Homework

  1. I have 1.5 mg per 30ml bottle...... I need to give a patient 1mg how many cc's would that be?
  2. Visit Khushi123 profile page

    About Khushi123

    Joined: Oct '18; Posts: 3

    10 Comments

  3. by   Coffee Nurse
    We aren't here to do your homework for you. Why don't you try it and bring your work here for discussion.
  4. by   Rose_Queen
    What do you think is the first step you need to take?
  5. by   Khushi123
    I keep getting 0.66 I know it's not rite so I need help!
  6. by   jennylee321
    Show us the formula/steps and calculation you took to get your answer so we can see where you are going wrong
  7. by   twinmommy+2
    Quote from Khushi123
    I keep getting 0.66 I know it's not rite so I need help!
    1.5mg in a 30cc vial and what you need is 1mg in how many cc's right? So the equation looks like this:

    1.5mg:30cc::1mg:?

    Take away the wording and you get this:

    1.5:30::1:x

    Solve for X

    I would look at it like this...you can divide down both 1.5 and 30 by 3. That would give you 0.5mg in 10cc. So what is X? 20cc
  8. by   Silverdragon102
    Moved to the general student discussion forum.

    May be worth investing in a good book discussion medications and calculations
  9. by   inthecosmos
    Definitely ask for additional help at school if you're having difficulty.
  10. by   edmed323
    (Desired/Have)x Volume
  11. by   cin808
    Did you follow Edmeds explanation? I find the formula method much easier than ratio method, although I've never really tried to learn ratio method. (Desired/Have)x volume. The order (desired) is 1mg. The amount you have on hand (have) is 1.5 mg. Divide 1mg by 1.5mg and multiply by the volume, 30ml. ml and cc are the same thing. So your problem would look like this: 1mg/1.5mg x 30 ml = 20ml or 20cc's. Since the question is asking for cc's that's the way you need to write your answer.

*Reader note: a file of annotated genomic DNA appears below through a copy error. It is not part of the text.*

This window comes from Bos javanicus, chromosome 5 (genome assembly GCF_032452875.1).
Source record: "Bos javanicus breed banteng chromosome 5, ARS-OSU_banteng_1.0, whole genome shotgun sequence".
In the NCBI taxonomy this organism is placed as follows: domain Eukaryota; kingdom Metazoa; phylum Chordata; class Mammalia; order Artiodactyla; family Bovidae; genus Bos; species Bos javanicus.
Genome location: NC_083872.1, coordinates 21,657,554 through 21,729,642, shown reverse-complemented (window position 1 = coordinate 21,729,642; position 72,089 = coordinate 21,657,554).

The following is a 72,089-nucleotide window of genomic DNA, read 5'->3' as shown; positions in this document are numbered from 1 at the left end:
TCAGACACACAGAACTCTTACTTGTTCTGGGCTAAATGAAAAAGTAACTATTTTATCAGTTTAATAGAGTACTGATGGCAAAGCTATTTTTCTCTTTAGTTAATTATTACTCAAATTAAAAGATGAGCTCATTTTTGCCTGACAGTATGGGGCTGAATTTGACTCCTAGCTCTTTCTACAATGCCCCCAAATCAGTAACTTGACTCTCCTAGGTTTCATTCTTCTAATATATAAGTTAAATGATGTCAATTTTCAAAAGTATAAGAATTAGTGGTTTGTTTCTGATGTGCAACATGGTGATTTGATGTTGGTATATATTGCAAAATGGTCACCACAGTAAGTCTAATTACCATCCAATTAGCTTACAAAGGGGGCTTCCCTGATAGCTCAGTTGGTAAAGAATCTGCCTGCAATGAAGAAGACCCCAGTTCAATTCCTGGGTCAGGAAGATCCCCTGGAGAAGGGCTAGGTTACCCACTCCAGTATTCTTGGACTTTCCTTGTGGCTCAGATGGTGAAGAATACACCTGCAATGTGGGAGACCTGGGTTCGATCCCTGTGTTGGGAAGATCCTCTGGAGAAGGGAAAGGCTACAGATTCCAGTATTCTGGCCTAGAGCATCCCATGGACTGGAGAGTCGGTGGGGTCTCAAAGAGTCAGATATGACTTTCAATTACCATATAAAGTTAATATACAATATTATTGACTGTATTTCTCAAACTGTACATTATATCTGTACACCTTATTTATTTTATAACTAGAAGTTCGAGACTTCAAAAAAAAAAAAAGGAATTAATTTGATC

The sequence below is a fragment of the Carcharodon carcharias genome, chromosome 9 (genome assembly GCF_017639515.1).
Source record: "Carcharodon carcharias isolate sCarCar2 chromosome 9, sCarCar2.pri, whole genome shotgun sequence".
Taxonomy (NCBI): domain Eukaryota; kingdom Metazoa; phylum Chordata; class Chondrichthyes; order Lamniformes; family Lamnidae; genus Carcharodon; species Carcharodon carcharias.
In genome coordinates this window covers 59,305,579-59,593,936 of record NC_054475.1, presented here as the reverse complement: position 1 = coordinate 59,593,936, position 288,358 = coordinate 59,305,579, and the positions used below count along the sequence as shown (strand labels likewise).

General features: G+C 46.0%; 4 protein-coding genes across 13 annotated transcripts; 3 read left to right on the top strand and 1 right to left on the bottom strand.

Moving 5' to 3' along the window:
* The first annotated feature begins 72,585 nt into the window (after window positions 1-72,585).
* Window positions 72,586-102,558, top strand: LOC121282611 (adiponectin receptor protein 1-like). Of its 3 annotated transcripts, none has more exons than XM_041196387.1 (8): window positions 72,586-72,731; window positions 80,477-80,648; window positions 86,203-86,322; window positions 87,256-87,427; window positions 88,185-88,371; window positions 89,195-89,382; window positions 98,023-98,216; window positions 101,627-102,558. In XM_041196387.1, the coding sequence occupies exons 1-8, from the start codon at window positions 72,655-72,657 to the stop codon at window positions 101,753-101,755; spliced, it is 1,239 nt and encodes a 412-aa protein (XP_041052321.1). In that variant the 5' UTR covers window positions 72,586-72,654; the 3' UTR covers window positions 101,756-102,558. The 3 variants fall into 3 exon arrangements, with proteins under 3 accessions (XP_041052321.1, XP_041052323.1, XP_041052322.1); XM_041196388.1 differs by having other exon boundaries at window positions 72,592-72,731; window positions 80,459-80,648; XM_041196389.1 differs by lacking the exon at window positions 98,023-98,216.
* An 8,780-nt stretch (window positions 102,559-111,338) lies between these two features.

12. by   tonyl1234
    It's a ratio problem. Edmed's explanation simplifies it into a structure that stays consistent across almost every calculation you'll ever do.

    Remember how you set up ratio problems, then you cross multiply and divide to get your answer?

    1 (want mg) x (wanted volume)
    ---------- = -----------------------
    1.5 (have mg) 30mL (volume you have)

    Traditionally, it would be 1*30, then divide that answer by the 1.5.

    Because of the properties of multiplication and division, though, if the ratio is set up like this, with the x to the top right, you can just divide the left side, and multiply by whatever is on the bottom right. So, 0.66 * 30.

    You were just forgetting to multiply your ratio of the mg of the drug against the volume of the solution the drug is in, to get the volume that you need. You solved that you needed 0.66 of the drug, but you forgot to solve that it meant you needed 0.66 of the solution.

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